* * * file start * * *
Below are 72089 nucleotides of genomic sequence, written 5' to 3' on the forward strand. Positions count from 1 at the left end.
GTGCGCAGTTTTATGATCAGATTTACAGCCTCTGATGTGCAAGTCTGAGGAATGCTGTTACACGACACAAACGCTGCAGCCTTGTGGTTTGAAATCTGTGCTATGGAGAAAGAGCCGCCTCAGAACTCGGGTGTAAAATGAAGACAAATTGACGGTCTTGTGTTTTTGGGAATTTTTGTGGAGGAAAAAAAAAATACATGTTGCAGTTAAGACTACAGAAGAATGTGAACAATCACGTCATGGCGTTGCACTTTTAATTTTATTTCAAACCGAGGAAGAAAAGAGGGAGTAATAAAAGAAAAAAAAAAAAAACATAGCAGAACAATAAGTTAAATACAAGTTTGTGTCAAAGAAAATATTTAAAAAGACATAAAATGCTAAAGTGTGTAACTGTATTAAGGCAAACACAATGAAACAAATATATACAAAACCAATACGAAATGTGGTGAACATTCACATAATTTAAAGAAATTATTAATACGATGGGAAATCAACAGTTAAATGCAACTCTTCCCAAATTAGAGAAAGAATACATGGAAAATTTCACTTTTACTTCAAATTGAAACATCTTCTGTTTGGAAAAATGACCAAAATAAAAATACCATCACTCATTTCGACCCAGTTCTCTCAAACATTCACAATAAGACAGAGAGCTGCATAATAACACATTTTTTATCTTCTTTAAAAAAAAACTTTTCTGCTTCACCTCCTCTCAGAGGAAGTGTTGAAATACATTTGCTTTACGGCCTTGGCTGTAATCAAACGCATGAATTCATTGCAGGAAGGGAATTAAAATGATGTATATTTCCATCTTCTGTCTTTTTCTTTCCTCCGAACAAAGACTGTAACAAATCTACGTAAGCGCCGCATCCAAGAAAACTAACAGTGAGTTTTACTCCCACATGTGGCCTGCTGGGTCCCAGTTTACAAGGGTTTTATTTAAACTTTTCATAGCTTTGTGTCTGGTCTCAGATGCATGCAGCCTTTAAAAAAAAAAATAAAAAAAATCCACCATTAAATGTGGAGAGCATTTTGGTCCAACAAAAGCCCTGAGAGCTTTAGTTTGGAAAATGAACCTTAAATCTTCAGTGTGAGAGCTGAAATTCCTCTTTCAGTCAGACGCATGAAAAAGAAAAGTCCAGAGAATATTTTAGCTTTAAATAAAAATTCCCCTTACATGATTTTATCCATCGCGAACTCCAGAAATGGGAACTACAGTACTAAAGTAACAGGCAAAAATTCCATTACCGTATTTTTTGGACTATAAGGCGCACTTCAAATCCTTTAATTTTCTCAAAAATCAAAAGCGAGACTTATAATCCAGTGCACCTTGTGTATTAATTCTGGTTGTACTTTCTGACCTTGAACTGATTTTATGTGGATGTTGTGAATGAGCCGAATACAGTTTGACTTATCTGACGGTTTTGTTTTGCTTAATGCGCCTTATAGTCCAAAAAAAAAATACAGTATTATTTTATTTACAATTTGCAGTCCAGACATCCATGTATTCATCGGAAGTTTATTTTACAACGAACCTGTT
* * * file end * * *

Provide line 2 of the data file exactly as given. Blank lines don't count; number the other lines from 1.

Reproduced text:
GTGCGCAGTTTTATGATCAGATTTACAGCCTCTGATGTGCAAGTCTGAGGAATGCTGTTACACGACACAAACGCTGCAGCCTTGTGGTTTGAAATCTGTGCTATGGAGAAAGAGCCGCCTCAGAACTCGGGTGTAAAATGAAGACAAATTGACGGTCTTGTGTTTTTGGGAATTTTTGTGGAGGAAAAAAAAAATACATGTTGCAGTTAAGACTACAGAAGAATGTGAACAATCACGTCATGGCGTTGCACTTTTAATTTTATTTCAAACCGAGGAAGAAAAGAGGGAGTAATAAAAGAAAAAAAAAAAAAACATAGCAGAACAATAAGTTAAATACAAGTTTGTGTCAAAGAAAATATTTAAAAAGACATAAAATGCTAAAGTGTGTAACTGTATTAAGGCAAACACAATGAAACAAATATATACAAAACCAATACGAAATGTGGTGAACATTCACATAATTTAAAGAAATTATTAATACGATGGGAAATCAACAGTTAAATGCAACTCTTCCCAAATTAGAGAAAGAATACATGGAAAATTTCACTTTTACTTCAAATTGAAACATCTTCTGTTTGGAAAAATGACCAAAATAAAAATACCATCACTCATTTCGACCCAGTTCTCTCAAACATTCACAATAAGACAGAGAGCTGCATAATAACACATTTTTTATCTTCTTTAAAAAAAAACTTTTCTGCTTCACCTCCTCTCAGAGGAAGTGTTGAAATACATTTGCTTTACGGCCTTGGCTGTAATCAAACGCATGAATTCATTGCAGGAAGGGAATTAAAATGATGTATATTTCCATCTTCTGTCTTTTTCTTTCCTCCGAACAAAGACTGTAACAAATCTACGTAAGCGCCGCATCCAAGAAAACTAACAGTGAGTTTTACTCCCACATGTGGCCTGCTGGGTCCCAGTTTACAAGGGTTTTATTTAAACTTTTCATAGCTTTGTGTCTGGTCTCAGATGCATGCAGCCTTTAAAAAAAAAAATAAAAAAAATCCACCATTAAATGTGGAGAGCATTTTGGTCCAACAAAAGCCCTGAGAGCTTTAGTTTGGAAAATGAACCTTAAATCTTCAGTGTGAGAGCTGAAATTCCTCTTTCAGTCAGACGCATGAAAAAGAAAAGTCCAGAGAATATTTTAGCTTTAAATAAAAATTCCCCTTACATGATTTTATCCATCGCGAACTCCAGAAATGGGAACTACAGTACTAAAGTAACAGGCAAAAATTCCATTACCGTATTTTTTGGACTATAAGGCGCACTTCAAATCCTTTAATTTTCTCAAAAATCAAAAGCGAGACTTATAATCCAGTGCACCTTGTGTATTAATTCTGGTTGTACTTTCTGACCTTGAACTGATTTTATGTGGATGTTGTGAATGAGCCGAATACAGTTTGACTTATCTGACGGTTTTGTTTTGCTTAATGCGCCTTATAGTCCAAAAAAAAAATACAGTATTATTTTATTTACAATTTGCAGTCCAGACATCCATGTATTCATCGGAAGTTTATTTTACAACGAACCTGTT